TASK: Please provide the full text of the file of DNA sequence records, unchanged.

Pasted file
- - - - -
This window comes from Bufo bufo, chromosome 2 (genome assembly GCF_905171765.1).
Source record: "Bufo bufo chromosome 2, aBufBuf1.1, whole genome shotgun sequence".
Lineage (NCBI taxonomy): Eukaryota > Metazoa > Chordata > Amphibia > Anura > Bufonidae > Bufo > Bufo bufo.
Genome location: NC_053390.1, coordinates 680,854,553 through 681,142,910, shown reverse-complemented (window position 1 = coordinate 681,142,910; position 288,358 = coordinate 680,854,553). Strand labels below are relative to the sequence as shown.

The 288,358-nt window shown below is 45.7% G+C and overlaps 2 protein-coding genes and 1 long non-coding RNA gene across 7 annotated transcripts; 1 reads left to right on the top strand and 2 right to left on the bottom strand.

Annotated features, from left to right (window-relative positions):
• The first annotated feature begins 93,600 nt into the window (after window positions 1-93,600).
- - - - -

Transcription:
This window comes from Bufo bufo, chromosome 2 (genome assembly GCF_905171765.1).
Source record: "Bufo bufo chromosome 2, aBufBuf1.1, whole genome shotgun sequence".
Lineage (NCBI taxonomy): Eukaryota > Metazoa > Chordata > Amphibia > Anura > Bufonidae > Bufo > Bufo bufo.
Genome location: NC_053390.1, coordinates 680,854,553 through 681,142,910, shown reverse-complemented (window position 1 = coordinate 681,142,910; position 288,358 = coordinate 680,854,553). Strand labels below are relative to the sequence as shown.

The 288,358-nt window shown below is 45.7% G+C and overlaps 2 protein-coding genes and 1 long non-coding RNA gene across 7 annotated transcripts; 1 reads left to right on the top strand and 2 right to left on the bottom strand.

Annotated features, from left to right (window-relative positions):
• The first annotated feature begins 93,600 nt into the window (after window positions 1-93,600).